The SECCA’s technical support in relation to development of the Pilot inventory included a review of the regulatory and institutional framework on energy performance of buildings in the country, developing an inventory mechanism for collecting detailed data, processing and analysing the collected data, and preparing recommendations for further development and implementation of the inventory mechanism for government and public buildings. Total 33 buildings have been selected to conduct the pilot inventory.

As a result of the review and analysis, SECCA Senior Expert Gulsara Kasymova has reviewed the responsibilities and tasks of government bodies directly authorised to implement the state policy in the field of energy performance of buildings and conduct the buildings inventory. She has also developed a Questionnaire on buildings inventory data collection, collected and analysed data on the energy consumption per square meter of useful area for the 33 buildings. The analysis revealed a wide variation in energy consumption across these buildings, with values ranging from 39.9 kWh/m2 to 845.35 kWh/m2, compared to the standardised value of 100 kWh/m2 to 250 kWh/m2.

The SECCA project will continue working with and providing consultations to the Institute on further development of the Pilot inventory of public buildings, as well as other stakeholders to strengthen national capacities for energy efficiency deployment.


Footnote and References:

[1] In the Kyrgyz Republic, the term “public buildings” refers to buildings and facilities designated for public use, including those occupied by authorities and administrative bodies.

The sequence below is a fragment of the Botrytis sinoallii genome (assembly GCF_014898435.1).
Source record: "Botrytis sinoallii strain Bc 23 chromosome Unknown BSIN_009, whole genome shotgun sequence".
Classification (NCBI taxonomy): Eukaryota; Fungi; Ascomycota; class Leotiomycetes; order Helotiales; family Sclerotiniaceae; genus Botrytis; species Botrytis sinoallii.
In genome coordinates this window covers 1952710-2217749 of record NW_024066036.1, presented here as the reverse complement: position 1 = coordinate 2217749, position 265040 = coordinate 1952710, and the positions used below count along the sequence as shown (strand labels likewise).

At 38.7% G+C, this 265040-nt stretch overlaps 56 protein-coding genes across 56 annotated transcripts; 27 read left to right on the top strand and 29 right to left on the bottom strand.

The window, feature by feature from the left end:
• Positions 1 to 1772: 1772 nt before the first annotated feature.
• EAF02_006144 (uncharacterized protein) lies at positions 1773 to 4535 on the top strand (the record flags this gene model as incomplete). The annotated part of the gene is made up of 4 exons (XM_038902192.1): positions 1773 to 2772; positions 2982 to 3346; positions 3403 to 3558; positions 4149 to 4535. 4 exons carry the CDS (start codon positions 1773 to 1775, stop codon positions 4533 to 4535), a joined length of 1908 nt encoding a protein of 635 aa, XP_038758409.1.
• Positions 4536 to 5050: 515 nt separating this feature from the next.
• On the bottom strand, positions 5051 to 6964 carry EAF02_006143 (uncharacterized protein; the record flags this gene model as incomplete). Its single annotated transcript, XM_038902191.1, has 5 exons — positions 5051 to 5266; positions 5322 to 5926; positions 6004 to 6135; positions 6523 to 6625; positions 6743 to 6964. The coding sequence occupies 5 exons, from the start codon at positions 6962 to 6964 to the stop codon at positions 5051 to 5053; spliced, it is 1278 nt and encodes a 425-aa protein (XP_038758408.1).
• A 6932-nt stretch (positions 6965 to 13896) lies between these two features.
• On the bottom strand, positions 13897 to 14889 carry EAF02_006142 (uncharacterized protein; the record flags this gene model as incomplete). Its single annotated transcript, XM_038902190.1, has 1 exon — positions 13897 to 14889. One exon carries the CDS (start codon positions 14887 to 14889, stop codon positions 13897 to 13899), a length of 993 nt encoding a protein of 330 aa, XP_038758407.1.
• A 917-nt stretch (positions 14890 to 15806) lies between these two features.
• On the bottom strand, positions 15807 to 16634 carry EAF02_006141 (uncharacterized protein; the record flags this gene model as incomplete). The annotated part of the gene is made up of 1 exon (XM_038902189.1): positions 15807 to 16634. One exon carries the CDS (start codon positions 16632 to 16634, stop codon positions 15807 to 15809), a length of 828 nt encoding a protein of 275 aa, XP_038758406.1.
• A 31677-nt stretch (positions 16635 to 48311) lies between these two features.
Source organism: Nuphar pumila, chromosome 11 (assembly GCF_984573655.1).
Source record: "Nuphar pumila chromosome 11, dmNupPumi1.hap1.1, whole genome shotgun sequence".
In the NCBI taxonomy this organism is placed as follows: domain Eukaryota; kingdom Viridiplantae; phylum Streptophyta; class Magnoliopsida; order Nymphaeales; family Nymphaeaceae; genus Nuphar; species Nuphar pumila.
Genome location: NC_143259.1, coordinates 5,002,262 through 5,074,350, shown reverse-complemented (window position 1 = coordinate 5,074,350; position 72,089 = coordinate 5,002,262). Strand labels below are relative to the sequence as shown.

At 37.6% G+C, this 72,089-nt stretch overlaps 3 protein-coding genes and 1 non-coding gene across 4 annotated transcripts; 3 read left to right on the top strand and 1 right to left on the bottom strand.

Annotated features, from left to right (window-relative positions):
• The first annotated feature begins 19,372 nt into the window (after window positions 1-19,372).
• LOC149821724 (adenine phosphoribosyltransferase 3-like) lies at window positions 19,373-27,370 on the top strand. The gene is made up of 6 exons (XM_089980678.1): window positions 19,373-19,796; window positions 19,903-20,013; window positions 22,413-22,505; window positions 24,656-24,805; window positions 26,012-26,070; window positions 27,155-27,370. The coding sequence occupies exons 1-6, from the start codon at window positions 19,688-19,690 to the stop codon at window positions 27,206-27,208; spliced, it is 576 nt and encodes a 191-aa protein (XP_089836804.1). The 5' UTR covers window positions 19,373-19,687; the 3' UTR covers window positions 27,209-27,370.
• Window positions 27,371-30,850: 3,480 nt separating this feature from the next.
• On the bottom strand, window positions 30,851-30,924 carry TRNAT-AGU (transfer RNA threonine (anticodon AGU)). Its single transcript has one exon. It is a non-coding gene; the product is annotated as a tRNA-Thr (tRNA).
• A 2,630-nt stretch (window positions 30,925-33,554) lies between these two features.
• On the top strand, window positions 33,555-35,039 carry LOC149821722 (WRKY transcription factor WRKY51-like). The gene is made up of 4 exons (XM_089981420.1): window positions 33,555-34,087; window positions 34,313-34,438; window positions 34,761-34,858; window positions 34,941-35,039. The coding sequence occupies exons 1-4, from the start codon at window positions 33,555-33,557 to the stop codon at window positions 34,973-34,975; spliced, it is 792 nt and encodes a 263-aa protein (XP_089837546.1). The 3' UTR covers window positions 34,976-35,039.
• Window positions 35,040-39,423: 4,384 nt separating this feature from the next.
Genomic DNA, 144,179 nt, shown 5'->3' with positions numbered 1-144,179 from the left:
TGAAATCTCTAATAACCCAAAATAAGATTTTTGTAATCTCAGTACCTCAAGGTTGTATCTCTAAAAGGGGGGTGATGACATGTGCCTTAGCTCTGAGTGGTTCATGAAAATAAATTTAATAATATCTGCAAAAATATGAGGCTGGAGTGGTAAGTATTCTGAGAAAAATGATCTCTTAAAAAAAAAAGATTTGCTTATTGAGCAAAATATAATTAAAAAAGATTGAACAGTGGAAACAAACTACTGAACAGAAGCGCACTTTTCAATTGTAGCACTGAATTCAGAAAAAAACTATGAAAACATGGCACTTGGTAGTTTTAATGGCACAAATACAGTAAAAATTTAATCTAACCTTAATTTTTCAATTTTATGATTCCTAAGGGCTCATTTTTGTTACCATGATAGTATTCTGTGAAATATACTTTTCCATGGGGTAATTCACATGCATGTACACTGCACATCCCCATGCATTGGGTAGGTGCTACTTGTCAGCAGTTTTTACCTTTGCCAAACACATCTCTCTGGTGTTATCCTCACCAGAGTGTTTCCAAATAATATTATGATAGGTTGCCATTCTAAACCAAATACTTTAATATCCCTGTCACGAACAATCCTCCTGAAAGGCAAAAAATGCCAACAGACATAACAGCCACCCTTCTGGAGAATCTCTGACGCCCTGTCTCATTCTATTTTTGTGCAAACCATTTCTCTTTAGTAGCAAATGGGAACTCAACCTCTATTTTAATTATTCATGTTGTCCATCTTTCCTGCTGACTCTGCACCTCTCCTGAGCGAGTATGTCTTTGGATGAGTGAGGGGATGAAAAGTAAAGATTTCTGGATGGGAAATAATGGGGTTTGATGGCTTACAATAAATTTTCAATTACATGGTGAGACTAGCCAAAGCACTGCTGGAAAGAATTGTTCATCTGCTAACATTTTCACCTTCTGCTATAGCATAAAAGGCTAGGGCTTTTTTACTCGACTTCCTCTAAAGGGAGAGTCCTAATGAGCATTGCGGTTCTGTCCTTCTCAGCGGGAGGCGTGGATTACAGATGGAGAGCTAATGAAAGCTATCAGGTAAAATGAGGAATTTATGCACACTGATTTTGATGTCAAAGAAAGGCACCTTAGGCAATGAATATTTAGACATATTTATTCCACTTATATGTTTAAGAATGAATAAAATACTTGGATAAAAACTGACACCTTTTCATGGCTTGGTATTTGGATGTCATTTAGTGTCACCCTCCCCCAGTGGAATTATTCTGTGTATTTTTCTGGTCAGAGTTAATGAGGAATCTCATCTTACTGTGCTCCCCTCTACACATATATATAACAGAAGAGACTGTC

[2] International Energy Agency, Kyrgyzstan Energy Profile: Sustainable Development, (Accessed on 19.02.2024)

[3] European Commission, Public Buildings, (Accessed on 19.02.2024)

[4] European Commission (2020), A Renovation Wave for Europe – greening our buildings, creating jobs, improving lives, COM(2020) 662 final.


Relevant information:

As part of its technical assistance to the Kyrgyz Republic, the SECCA project has prepared a Draft New Framework for Quality Control System of Buildings Energy Performance Certification.

Astana, Kazakhstan – Senior government officials, representatives of international organisations, business community, non-governmental organisations, and industry experts gathered today at the V International Forum on Energy Saving (Forum) to exchange knowledge and experience and strengthen partnerships in the field of energy saving and energy efficiency. The Forum also marked the International Energy Saving Day.

The event was organised by JSC “Electric Power and Energy Saving Institute” in collaboration with the Ministry of Industry and Construction of the Republic of Kazakhstan and with support of the United Nations Development Programme in Kazakhstan, the European Union’s Project “Sustainable Energy Connectivity in Central Asia (SECCA)”, the German Society for International Cooperation (GIZ), United States Agency for International Development and the German Energy Agency DENA.

According to the International Energy Agency, Kazakhstan’s energy intensity is two times higher than the world average. Residents of apartments and houses consume the same amount of energy as the industrial sector. At the same time, the country aims to reduce key energy consumption indicators by at least 15 % by 2029.

The SECCA project contributed to the development of Kazakhstan’s 2023-2029 Energy Saving and Energy Efficiency Concept, which was formally adopted this year.

At the Forum, Team Leader Paata Janelidze and Energy Expert Zhaksylyk Tokayev presented on “Improvement of energy efficiency in buildings” ​and “Advancement of Small-Scale Renewable Energy Sources in Kazakhstan”. Mr Janelidze also participated in the presentation of Awards to the participants of the national energy saving drawing competition.

The event programme is available on the Forum website.